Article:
Categories: Ancestors, Community, Family, Feminism, Feminism and Religion, General, Grief

Tags: , , , , , ,

6 replies

  1. Powerful and unexpectedly comforting. Thanks.

    Liked by 1 person

  2. Thank you for this wonderful, articulate blessing, Natalie.

    Liked by 1 person

  3. Taking your hopes into my heart. Thank you!

    Like

  4. Thank you Natalie I do always enjoy your beautiful posts… blessings for a hopeful and compassionate 2020.

    Like

  5. Moving and honest tribute to your dad through your loss and how beautifully you are coming to terms with it. Moving through grief is hard but eventually freeing…and clearly you are well into that process because you didn’t block the pain. Every time I feel grief I hear a little voice inside me say – feel it – it will pass – and it always does – I learned this by blocking and getting stuck in grief that was too big for me to hold when my little brother killed himself (I just wrote “my self) at 21 after just graduating from Harvard. It took years. I made it so much harder…but I was so young – barely 24. BUT I learned, and that’s what matters. Someone I know just lost her mother a month ago and has been so busy having fun and today “celebrating” that I cannot help but shudder. I did briefly mention that losing a parent was a big thing – but my remark was not appreciated to say the least. This woman is in her upper sixties and is so “sensitive” she can’t be around anyone who is dealing with loss…I don’t know where grief goes when it isn’t dealt with but it goes somewhere… My blessings to you in your wisdom and honesty.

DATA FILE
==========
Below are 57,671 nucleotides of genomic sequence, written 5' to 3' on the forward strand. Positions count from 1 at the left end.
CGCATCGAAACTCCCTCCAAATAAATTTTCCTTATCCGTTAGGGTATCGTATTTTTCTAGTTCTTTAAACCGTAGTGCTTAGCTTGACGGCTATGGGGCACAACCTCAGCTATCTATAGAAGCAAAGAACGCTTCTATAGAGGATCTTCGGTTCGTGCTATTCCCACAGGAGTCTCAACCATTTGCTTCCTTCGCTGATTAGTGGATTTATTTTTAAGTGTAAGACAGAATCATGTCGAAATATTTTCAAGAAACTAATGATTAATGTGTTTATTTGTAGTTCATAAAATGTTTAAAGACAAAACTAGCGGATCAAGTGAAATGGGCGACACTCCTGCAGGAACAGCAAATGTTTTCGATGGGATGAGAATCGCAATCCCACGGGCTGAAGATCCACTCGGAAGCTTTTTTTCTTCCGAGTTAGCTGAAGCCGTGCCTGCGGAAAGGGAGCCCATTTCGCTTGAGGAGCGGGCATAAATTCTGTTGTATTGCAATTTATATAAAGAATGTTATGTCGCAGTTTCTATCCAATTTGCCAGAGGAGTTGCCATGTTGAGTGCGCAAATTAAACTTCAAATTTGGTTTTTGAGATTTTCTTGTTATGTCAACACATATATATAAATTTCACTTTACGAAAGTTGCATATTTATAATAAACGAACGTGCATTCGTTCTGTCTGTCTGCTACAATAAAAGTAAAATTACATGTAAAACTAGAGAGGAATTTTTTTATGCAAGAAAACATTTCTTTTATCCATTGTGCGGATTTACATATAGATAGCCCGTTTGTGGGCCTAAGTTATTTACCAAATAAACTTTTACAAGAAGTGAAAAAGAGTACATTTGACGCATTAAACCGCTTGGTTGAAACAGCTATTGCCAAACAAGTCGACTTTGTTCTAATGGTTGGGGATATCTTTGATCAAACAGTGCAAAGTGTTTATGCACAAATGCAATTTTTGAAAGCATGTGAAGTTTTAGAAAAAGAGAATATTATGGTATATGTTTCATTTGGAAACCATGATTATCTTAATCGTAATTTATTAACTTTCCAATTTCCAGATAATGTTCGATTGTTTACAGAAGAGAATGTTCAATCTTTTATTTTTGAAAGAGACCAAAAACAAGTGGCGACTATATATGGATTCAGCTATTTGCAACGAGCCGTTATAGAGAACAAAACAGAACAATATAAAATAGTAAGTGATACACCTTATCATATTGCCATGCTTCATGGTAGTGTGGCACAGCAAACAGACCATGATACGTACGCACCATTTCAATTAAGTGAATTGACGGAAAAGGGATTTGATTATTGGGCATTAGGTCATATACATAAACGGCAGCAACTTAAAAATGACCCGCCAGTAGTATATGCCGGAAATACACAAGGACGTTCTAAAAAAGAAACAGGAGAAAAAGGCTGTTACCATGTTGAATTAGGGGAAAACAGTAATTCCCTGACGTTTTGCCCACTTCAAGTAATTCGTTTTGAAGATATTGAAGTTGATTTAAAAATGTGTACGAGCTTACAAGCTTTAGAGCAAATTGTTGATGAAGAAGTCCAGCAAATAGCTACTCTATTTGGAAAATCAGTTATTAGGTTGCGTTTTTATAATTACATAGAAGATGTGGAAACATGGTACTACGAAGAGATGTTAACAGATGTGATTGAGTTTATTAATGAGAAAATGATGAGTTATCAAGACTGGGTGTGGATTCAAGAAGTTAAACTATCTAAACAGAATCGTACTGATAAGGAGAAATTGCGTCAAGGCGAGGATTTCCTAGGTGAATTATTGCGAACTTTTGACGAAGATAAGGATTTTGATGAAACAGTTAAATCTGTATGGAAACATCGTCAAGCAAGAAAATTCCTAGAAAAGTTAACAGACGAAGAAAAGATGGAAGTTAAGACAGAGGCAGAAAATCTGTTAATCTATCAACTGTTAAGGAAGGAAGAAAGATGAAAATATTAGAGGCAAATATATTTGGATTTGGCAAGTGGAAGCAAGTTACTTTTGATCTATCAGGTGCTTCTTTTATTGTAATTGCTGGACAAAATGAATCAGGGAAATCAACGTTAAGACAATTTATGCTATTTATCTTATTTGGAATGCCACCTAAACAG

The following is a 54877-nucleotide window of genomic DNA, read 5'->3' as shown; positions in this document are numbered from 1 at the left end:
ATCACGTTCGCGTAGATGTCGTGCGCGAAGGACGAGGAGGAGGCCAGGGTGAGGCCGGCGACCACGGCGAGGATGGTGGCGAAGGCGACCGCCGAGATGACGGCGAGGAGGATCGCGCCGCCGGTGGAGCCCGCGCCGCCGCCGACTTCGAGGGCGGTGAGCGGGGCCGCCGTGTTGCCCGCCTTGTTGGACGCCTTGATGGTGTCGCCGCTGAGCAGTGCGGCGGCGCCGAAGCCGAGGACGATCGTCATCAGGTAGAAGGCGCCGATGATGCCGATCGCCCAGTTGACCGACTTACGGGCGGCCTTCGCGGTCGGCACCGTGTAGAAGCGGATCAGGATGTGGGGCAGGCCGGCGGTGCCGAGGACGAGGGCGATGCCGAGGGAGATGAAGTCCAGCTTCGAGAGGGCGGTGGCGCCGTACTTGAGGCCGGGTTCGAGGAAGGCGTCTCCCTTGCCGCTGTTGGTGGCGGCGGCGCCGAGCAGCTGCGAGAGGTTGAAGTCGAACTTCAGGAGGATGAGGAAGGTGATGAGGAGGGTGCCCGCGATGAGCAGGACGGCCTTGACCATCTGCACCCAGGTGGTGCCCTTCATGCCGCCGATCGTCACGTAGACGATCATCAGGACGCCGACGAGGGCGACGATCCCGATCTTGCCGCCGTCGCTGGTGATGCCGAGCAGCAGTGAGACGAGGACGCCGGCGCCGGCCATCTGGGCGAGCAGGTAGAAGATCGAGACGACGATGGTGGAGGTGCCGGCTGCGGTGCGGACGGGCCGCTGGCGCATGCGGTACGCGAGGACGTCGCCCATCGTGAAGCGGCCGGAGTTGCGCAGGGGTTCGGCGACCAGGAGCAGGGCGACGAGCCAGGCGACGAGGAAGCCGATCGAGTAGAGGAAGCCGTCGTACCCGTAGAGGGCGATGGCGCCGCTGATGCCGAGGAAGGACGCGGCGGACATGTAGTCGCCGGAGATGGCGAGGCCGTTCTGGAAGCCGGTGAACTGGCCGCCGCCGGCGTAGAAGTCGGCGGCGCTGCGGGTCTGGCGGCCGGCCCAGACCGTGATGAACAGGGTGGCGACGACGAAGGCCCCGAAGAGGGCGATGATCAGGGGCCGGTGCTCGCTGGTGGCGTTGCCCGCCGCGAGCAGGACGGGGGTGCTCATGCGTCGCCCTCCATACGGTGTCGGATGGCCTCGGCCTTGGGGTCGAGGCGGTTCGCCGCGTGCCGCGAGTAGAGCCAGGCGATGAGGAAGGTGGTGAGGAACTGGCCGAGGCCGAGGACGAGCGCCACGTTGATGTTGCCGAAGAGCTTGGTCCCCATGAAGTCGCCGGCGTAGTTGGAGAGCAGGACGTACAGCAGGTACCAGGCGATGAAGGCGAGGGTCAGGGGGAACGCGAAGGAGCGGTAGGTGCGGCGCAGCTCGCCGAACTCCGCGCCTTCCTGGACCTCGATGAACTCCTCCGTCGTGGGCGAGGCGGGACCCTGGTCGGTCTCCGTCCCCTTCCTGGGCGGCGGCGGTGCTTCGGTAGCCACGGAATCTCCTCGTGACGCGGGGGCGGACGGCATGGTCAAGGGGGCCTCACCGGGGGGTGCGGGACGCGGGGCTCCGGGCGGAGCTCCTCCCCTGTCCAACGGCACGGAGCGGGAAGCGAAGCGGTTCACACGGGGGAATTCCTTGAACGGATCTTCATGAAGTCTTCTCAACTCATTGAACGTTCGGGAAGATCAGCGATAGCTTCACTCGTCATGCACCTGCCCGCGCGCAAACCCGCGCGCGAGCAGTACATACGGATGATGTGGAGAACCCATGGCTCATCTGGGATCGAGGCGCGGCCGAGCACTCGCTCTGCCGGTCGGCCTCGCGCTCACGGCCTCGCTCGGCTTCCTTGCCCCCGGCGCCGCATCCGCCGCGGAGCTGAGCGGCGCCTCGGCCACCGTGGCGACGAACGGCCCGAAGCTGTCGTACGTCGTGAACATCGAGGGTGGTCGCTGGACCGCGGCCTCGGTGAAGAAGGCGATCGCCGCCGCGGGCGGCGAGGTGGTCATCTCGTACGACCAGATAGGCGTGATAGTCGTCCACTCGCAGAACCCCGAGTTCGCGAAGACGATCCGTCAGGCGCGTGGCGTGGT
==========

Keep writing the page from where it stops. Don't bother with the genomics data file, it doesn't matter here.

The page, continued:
Like